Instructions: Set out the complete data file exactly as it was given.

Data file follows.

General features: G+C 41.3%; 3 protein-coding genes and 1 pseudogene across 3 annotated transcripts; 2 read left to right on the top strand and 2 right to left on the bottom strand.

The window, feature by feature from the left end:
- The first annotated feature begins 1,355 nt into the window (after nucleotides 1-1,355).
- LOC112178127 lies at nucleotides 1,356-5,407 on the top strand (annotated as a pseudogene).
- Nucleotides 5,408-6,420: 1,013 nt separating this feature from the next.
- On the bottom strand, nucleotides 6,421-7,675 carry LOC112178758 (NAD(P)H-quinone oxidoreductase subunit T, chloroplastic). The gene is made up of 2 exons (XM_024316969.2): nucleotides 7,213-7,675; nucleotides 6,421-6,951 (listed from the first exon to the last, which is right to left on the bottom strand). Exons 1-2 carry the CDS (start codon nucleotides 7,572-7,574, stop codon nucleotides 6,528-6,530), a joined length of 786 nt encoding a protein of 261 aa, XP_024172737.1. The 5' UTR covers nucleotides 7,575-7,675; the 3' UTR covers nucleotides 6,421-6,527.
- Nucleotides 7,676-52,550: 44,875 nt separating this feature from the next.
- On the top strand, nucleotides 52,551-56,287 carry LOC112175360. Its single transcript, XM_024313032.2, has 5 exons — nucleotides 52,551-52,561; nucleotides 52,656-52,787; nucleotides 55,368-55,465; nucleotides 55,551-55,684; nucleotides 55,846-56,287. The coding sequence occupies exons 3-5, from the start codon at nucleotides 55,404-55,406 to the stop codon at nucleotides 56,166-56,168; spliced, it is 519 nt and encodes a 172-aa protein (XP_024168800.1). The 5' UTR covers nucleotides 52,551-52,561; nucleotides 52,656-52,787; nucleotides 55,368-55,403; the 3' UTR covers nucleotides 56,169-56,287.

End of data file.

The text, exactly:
General features: G+C 41.3%; 3 protein-coding genes and 1 pseudogene across 3 annotated transcripts; 2 read left to right on the top strand and 2 right to left on the bottom strand.

The window, feature by feature from the left end:
- The first annotated feature begins 1,355 nt into the window (after nucleotides 1-1,355).
- LOC112178127 lies at nucleotides 1,356-5,407 on the top strand (annotated as a pseudogene).
- Nucleotides 5,408-6,420: 1,013 nt separating this feature from the next.
- On the bottom strand, nucleotides 6,421-7,675 carry LOC112178758 (NAD(P)H-quinone oxidoreductase subunit T, chloroplastic). The gene is made up of 2 exons (XM_024316969.2): nucleotides 7,213-7,675; nucleotides 6,421-6,951 (listed from the first exon to the last, which is right to left on the bottom strand). Exons 1-2 carry the CDS (start codon nucleotides 7,572-7,574, stop codon nucleotides 6,528-6,530), a joined length of 786 nt encoding a protein of 261 aa, XP_024172737.1. The 5' UTR covers nucleotides 7,575-7,675; the 3' UTR covers nucleotides 6,421-6,527.
- Nucleotides 7,676-52,550: 44,875 nt separating this feature from the next.
- On the top strand, nucleotides 52,551-56,287 carry LOC112175360. Its single transcript, XM_024313032.2, has 5 exons — nucleotides 52,551-52,561; nucleotides 52,656-52,787; nucleotides 55,368-55,465; nucleotides 55,551-55,684; nucleotides 55,846-56,287. The coding sequence occupies exons 3-5, from the start codon at nucleotides 55,404-55,406 to the stop codon at nucleotides 56,166-56,168; spliced, it is 519 nt and encodes a 172-aa protein (XP_024168800.1). The 5' UTR covers nucleotides 52,551-52,561; nucleotides 52,656-52,787; nucleotides 55,368-55,403; the 3' UTR covers nucleotides 56,169-56,287.